The East Bay Express announces the Express Gallery located in Jack London Square, Oakland. The gallery exhibits well-known and up-and-coming artists.
The clip below is of a SXSW panel featuring Joran Oppelt and Stephen Hammill of Creative Loafing, Carly Carioli of the Boston Phoenix and the East Bay Express' Jody Colley. (Note: there are a few minutes of video before the discussion begins.)
The "buy local" and community-building philosophy the Express has been practicing since its ownership change in 2007 has paid off, publisher Jody Colley tells the Newspaper Association of America newsletter Big Ideas. "Since we've taken an active role in supporting and producing community events and working with the business community, we're now referred to as the 'media of record' for our area," she says. "The Express is typically approached first for business opportunities, story leads and advertising buys."
Joe Grafton, the executive director of Somerville Local First, interviews East Bay Express publisher Jody Colley and Austin Chronicle editor Louis Black for a piece in Boston's Weekly Dig about the local movement across the country. Colley talks about the campaign she organized last year that encouraged alt-weekly readers across the country to do their holiday shopping locally, and Black discusses the "symbiotic" relationship the Chronicle has with the local business community. Grafton has posted fuller interview clips of both of them on his Shift Across America blog.
Phoenix New Times and East Bay Express both made the cut this year. News Times got the nod (subscription-only) "for its long campaign to shine a light on Maricopa County Sheriff Joe Arpaio, a classic desert despot," says E&P. And East Bay Express made the magazine's annual list (subscription-only) as a result of its focus on "localization" and community-building. "It's a highly transportable idea," publisher Jody Colley tells E&P.
On Friday night, the alt-weekly teamed up with record store Amoeba Music, art collective Off Space and the de Young Museum to bring the pop artist's famed Manhattan art studio to the East Bay for a free party attended by "as many as 4,000 people." Rotating crews of 15-30 people spent more than a month transforming the recently vacated warehouse -- Express sales and marketing director Terry Furry himself spent two weeks building the red couch, and another week making a proto-disco coffee table from 1,800 tiny mirrors. "When I was in art school, Warhol was mainly frowned on for being commercial and marketing himself," Furry says. "But he kind of set the tone for what artists need to be to thrive. They need to market themselves as well as their art."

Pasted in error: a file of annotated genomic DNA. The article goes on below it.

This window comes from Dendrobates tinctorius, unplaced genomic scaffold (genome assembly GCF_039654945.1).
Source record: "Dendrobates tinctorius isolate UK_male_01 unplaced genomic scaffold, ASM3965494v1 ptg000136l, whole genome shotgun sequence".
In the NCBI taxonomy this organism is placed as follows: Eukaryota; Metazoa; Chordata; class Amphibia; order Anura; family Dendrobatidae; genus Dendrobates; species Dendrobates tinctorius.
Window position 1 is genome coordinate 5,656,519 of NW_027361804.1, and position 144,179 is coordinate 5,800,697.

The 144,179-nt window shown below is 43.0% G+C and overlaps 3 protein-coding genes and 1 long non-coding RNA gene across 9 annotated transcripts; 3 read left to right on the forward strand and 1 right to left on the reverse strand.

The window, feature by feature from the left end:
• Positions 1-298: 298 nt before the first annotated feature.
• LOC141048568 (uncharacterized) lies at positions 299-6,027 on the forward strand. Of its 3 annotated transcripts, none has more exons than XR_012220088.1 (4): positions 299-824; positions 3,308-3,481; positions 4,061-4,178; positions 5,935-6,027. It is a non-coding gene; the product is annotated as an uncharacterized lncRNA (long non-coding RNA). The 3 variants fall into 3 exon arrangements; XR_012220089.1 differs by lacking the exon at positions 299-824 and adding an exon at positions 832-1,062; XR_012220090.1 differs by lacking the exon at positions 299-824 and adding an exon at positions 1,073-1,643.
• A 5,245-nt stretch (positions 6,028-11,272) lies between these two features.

To help promote the Shop Local campaign that publisher Jody Colley is spearheading, the Express has made a public service announcement video featuring a number of local merchants. Editor & Publisher's Mark Fitzgerald notes that "there's an appropriately indie-folk soundtrack, though I'll confess I'm not hip enough to identify the uncredited singer."
The readers of more than 70 alternative newspapers are being urged to spend at least $100 of their holiday money this fall at locally owned stores in their communities -- a move that could pump more than $2.9 billion into urban economies during this recession-plagued season. The Business Alliance for Local Living Economies, the American Independent Business Alliance, and East Bay Express publisher Jody Colley helped develop the unprecedented project, and AAN helped line up 73 North American papers to participate. "If every one of the 17.5 million readers of these weeklies were to spend just $100 with local, independently owned merchants, the impact would be enormous," Colley says.
Jody Colley left her position as advertising director at the San Francisco Bay Guardian to become publisher of the East Bay Express when the paper was sold by Village Voice Media to local investors in May 2007. Since then, the Express has been working on a variety of distribution-related changes: Introducing graffiti-painted art racks, fighting newspaper theft by hiring a private eye, and trying to distribute a higher percentage of papers indoors. Express president Hal Brody has even patented a system that prevents people from taking more than a few papers out of a news box at a time. Colley recently talked to AAN News about these and other developments. For more from Jody Colley, check out her Q&A with newspaper consultant Terry Garrett on his blog.
All of the members who have announced their candidacies are thus far running unopposed. However, AAN bylaws do not require individuals to declare their intention to run in advance. Any regular members who are interested in seeking a seat on the board can be nominated from the floor at the annual meeting, which will be held on Saturday, June 7, during the association's annual meeting in Philadelphia. Read here to find out who has announced they are running, why they want to serve on the board, and what they view as the important issues facing AAN and its members.